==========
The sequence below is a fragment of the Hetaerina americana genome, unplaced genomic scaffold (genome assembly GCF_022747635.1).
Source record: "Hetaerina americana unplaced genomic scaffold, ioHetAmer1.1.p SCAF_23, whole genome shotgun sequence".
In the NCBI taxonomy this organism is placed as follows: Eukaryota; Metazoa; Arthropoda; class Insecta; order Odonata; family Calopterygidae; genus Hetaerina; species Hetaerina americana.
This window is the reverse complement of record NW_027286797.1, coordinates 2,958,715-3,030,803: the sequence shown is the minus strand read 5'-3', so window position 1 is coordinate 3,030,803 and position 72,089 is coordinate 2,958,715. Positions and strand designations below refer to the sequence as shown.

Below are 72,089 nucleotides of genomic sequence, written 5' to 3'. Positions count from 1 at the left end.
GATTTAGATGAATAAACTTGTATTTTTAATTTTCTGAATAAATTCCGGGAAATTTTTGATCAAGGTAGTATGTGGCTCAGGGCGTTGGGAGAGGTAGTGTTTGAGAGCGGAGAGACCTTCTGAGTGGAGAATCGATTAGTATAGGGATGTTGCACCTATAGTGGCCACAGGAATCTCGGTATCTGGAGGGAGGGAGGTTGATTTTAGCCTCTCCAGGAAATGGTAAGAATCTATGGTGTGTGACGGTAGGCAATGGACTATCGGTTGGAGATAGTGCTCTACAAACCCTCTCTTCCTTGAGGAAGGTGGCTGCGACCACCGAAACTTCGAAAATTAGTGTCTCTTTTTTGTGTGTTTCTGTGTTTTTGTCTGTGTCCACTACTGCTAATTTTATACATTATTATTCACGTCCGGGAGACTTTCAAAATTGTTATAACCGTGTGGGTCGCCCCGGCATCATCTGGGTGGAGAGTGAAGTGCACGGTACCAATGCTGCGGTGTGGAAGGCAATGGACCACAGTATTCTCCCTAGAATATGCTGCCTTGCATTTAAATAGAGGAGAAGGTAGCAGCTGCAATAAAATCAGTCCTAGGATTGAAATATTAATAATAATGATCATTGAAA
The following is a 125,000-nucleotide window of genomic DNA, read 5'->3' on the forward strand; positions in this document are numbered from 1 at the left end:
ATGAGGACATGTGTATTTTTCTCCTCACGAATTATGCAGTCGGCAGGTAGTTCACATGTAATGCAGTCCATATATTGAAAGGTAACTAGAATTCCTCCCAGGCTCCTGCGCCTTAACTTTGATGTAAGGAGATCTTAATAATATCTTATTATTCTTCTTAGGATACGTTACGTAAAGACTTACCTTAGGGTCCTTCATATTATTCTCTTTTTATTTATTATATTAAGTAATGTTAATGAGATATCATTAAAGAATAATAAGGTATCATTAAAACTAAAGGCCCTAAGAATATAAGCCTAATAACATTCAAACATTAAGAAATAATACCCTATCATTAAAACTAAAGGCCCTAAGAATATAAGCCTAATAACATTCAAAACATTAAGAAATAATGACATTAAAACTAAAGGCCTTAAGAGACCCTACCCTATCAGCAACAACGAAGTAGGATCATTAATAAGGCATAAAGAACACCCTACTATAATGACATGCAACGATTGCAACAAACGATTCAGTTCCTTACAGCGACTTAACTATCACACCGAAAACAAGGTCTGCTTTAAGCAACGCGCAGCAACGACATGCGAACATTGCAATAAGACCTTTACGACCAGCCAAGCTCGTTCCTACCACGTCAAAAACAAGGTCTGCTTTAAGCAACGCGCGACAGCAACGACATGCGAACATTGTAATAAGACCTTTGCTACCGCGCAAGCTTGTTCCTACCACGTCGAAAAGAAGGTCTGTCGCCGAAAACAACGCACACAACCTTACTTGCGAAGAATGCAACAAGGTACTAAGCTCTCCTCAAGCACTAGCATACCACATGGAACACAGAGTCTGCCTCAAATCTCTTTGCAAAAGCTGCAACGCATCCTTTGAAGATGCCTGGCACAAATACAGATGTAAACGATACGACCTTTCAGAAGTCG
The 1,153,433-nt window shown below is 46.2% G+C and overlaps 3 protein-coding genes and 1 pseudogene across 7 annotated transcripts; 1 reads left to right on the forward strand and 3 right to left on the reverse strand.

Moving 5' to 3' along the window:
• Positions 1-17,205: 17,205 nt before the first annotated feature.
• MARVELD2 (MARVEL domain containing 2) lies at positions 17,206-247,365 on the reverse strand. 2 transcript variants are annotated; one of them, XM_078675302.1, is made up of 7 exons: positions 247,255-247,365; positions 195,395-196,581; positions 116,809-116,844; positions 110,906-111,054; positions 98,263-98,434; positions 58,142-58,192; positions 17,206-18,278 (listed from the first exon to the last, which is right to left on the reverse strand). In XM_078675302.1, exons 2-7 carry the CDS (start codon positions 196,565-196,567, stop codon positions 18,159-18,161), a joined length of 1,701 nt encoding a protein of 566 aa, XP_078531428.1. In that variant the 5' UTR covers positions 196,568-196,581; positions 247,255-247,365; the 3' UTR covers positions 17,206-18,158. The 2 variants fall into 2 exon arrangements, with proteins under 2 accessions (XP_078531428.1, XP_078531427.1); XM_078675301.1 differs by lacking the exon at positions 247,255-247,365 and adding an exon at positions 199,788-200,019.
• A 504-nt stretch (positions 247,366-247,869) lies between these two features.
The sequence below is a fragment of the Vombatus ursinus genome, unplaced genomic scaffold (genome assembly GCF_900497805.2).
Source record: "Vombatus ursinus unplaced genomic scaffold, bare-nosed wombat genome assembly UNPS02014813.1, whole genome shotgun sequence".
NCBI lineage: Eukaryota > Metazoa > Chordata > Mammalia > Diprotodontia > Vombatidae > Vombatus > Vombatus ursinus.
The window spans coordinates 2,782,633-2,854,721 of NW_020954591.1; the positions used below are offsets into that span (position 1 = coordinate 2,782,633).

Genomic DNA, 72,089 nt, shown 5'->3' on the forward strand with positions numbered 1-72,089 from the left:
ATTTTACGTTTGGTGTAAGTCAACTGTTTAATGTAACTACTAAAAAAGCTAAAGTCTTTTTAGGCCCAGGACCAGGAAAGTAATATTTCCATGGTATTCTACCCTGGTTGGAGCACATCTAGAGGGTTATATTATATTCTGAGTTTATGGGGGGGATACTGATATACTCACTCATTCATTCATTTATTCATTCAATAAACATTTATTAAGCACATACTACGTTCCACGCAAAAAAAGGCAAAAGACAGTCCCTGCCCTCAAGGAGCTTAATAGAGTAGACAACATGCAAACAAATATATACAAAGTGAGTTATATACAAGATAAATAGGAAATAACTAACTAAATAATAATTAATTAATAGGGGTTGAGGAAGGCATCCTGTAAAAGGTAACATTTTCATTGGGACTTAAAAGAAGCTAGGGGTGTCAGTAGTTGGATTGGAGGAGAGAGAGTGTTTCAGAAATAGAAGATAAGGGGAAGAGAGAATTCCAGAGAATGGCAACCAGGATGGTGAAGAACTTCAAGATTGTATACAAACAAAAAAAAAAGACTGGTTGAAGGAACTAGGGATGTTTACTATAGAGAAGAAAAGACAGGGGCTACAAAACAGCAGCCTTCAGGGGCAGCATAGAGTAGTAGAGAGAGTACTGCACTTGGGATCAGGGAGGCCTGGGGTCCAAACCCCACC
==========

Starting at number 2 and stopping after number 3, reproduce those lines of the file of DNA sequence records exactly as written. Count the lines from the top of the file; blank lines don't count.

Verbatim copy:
Source record: "Hetaerina americana unplaced genomic scaffold, ioHetAmer1.1.p SCAF_23, whole genome shotgun sequence".
In the NCBI taxonomy this organism is placed as follows: Eukaryota; Metazoa; Arthropoda; class Insecta; order Odonata; family Calopterygidae; genus Hetaerina; species Hetaerina americana.